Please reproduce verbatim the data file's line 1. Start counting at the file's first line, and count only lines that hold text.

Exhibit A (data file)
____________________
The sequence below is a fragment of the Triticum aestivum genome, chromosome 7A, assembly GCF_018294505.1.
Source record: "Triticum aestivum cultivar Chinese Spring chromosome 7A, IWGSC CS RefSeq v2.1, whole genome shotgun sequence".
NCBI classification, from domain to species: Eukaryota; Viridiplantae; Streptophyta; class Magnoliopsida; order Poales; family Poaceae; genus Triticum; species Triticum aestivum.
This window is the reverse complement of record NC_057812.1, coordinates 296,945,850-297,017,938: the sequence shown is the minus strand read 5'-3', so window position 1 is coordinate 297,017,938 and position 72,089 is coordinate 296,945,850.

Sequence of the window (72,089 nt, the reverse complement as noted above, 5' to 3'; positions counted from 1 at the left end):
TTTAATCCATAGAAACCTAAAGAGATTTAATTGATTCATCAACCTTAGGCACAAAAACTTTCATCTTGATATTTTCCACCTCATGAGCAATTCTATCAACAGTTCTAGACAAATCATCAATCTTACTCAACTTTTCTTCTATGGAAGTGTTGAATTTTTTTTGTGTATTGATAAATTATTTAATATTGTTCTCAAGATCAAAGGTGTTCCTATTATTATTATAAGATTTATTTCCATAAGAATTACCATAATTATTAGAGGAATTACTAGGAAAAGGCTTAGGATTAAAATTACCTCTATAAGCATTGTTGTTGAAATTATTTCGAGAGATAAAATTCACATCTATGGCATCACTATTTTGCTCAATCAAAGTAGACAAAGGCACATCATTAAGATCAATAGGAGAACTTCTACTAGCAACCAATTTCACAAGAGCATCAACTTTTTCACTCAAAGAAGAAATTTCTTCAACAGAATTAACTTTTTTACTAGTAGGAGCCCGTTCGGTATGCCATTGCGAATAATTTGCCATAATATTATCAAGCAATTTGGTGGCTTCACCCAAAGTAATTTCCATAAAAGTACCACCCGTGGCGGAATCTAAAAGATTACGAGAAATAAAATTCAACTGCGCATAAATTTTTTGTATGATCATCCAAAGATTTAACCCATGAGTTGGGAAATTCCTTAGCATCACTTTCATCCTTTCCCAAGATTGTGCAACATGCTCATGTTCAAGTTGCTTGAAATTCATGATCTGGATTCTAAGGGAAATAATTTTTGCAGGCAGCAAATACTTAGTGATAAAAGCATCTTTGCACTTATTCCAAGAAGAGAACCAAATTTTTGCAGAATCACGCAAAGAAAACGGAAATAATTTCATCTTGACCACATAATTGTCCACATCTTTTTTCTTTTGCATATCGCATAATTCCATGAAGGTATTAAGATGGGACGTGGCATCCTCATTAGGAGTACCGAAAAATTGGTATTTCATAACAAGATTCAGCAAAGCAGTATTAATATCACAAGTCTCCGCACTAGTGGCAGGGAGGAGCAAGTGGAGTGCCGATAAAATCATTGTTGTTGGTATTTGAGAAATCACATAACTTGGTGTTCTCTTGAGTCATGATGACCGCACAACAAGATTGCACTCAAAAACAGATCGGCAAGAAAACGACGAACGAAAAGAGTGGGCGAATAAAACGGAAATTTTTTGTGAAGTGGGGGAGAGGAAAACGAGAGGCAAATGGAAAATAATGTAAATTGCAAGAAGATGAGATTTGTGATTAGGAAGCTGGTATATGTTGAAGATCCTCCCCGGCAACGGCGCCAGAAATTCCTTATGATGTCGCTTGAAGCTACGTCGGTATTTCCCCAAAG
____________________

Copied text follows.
The sequence below is a fragment of the Triticum aestivum genome, chromosome 7A, assembly GCF_018294505.1.